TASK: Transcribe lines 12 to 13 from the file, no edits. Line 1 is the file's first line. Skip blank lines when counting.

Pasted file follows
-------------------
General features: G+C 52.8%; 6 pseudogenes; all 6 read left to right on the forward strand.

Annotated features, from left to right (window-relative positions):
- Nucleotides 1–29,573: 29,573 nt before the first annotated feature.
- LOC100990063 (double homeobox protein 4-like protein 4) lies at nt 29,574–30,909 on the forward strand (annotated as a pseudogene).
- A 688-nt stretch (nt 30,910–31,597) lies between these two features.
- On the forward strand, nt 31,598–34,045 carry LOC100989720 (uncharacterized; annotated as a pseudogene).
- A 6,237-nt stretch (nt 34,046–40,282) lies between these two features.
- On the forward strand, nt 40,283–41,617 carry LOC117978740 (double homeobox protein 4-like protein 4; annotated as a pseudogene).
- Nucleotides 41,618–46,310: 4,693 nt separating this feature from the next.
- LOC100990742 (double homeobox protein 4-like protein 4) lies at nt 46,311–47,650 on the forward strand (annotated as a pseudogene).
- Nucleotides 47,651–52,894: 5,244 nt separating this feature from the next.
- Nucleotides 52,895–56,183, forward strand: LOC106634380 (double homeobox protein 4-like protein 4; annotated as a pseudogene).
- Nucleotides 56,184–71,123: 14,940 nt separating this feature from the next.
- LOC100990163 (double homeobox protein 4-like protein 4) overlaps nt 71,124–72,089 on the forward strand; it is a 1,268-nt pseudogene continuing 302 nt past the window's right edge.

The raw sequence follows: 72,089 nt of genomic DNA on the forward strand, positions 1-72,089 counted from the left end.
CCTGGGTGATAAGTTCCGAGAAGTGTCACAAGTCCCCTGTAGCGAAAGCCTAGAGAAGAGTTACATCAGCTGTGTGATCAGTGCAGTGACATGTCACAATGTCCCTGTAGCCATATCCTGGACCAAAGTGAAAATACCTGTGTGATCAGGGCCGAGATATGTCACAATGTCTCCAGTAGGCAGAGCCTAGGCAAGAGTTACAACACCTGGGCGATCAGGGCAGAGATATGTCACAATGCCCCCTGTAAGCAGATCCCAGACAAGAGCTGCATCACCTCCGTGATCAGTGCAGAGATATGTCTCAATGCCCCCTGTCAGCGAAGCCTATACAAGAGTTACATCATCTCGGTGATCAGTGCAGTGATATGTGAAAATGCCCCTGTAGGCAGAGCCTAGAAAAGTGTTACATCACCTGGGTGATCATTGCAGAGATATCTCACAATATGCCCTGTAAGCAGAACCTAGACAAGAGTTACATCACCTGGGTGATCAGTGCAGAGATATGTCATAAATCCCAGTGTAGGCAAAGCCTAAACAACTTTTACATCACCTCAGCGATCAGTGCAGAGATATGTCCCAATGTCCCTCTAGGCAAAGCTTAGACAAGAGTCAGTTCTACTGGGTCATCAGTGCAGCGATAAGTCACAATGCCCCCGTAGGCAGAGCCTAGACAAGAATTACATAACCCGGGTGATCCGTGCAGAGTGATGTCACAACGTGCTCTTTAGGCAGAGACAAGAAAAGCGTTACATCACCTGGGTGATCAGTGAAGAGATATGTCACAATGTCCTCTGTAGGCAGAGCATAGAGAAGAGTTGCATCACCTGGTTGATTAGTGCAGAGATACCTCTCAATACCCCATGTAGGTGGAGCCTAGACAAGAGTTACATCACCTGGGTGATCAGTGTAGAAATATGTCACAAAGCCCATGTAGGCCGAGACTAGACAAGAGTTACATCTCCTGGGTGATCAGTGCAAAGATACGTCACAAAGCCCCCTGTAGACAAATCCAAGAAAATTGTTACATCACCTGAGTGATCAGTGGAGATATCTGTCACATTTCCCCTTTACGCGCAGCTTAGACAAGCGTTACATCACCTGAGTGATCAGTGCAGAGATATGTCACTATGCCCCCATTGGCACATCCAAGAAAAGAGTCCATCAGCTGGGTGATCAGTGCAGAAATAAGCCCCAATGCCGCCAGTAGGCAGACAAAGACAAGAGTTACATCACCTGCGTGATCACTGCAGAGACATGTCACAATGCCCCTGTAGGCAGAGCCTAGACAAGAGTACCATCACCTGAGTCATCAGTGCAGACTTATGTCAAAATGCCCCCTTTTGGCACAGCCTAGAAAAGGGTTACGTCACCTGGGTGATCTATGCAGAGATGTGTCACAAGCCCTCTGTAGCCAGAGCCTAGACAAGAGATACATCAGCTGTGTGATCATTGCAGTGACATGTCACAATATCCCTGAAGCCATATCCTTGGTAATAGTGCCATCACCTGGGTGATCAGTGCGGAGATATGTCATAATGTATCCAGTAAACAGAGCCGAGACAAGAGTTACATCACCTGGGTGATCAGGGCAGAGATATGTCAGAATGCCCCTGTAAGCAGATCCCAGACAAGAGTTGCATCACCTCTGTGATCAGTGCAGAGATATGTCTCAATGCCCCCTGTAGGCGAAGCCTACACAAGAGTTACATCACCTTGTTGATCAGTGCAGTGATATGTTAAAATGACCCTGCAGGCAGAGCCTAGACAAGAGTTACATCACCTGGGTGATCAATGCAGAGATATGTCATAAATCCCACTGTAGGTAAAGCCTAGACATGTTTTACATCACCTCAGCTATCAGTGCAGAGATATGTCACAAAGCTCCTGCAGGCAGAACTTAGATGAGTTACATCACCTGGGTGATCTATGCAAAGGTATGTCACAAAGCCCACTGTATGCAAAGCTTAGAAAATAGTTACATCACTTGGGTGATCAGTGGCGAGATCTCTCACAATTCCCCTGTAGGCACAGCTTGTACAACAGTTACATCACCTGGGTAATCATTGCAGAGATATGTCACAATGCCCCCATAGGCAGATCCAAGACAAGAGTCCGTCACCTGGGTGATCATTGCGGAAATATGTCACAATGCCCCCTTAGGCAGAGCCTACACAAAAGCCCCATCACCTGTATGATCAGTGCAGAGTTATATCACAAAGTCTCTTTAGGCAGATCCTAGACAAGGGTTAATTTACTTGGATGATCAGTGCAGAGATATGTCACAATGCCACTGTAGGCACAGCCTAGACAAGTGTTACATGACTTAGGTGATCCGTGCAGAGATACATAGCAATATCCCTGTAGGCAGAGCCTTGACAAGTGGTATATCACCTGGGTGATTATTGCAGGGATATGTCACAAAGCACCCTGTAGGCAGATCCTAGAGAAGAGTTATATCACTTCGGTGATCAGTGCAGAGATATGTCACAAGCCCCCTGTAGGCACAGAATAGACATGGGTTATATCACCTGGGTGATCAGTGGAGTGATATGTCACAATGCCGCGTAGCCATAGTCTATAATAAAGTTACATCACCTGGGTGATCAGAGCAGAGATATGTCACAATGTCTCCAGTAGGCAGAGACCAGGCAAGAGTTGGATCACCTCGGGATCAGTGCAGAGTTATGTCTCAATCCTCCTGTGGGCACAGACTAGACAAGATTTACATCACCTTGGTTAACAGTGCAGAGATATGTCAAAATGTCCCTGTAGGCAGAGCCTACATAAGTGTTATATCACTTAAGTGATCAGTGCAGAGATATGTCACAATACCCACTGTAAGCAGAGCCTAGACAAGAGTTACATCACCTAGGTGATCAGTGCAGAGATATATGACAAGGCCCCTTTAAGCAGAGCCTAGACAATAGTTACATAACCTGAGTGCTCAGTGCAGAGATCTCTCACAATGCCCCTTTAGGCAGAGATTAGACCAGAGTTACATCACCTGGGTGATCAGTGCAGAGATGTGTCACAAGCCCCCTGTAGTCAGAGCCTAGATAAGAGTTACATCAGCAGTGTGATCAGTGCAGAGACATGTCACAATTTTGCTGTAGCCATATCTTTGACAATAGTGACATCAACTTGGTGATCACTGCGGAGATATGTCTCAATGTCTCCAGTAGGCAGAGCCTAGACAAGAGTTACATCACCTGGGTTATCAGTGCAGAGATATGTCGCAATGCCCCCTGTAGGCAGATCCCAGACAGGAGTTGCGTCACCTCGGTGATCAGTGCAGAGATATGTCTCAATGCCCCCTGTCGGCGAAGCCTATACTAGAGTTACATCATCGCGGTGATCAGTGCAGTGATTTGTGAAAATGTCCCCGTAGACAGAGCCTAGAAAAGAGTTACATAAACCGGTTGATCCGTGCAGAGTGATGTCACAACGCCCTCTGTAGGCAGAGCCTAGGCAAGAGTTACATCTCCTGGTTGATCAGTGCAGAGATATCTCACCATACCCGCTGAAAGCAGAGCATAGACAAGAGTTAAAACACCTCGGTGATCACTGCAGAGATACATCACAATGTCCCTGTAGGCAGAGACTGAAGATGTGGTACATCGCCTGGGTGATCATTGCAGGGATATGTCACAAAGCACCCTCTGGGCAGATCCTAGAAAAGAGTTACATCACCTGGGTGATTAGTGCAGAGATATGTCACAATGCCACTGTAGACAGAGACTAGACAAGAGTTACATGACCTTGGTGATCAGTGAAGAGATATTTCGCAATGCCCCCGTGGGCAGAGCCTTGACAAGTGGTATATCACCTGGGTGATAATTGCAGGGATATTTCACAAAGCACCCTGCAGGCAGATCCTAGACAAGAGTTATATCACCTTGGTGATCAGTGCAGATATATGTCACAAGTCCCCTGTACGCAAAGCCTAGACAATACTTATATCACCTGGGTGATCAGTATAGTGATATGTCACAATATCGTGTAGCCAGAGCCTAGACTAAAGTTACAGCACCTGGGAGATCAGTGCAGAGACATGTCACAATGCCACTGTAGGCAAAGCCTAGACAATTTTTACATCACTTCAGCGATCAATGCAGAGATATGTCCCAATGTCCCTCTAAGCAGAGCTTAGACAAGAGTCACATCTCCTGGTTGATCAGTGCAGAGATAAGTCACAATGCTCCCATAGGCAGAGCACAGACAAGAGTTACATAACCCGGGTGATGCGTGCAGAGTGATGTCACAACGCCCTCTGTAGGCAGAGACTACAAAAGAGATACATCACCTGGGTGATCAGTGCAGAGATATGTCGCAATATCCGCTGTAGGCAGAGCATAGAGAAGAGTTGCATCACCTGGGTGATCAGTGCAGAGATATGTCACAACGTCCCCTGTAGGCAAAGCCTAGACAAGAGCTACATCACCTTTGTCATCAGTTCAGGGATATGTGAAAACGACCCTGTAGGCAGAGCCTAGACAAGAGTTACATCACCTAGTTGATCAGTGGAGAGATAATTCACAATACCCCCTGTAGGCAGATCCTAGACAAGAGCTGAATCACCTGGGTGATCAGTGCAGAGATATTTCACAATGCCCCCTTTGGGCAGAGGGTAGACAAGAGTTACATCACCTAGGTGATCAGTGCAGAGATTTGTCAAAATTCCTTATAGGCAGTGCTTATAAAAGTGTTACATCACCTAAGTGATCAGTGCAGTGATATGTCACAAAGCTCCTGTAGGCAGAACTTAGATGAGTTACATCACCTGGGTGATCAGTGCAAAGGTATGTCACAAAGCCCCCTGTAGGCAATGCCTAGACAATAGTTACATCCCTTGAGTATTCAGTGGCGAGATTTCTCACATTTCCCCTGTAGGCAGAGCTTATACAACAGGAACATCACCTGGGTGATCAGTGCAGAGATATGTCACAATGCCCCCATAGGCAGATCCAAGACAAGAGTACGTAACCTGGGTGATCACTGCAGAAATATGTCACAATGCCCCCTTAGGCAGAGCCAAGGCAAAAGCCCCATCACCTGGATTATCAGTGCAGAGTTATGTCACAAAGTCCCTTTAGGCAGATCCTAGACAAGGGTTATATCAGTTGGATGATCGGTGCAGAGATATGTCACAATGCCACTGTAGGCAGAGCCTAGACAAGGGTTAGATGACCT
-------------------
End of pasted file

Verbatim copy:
- Nucleotides 52,895–56,183, forward strand: LOC106634380 (double homeobox protein 4-like protein 4; annotated as a pseudogene).
- Nucleotides 56,184–71,123: 14,940 nt separating this feature from the next.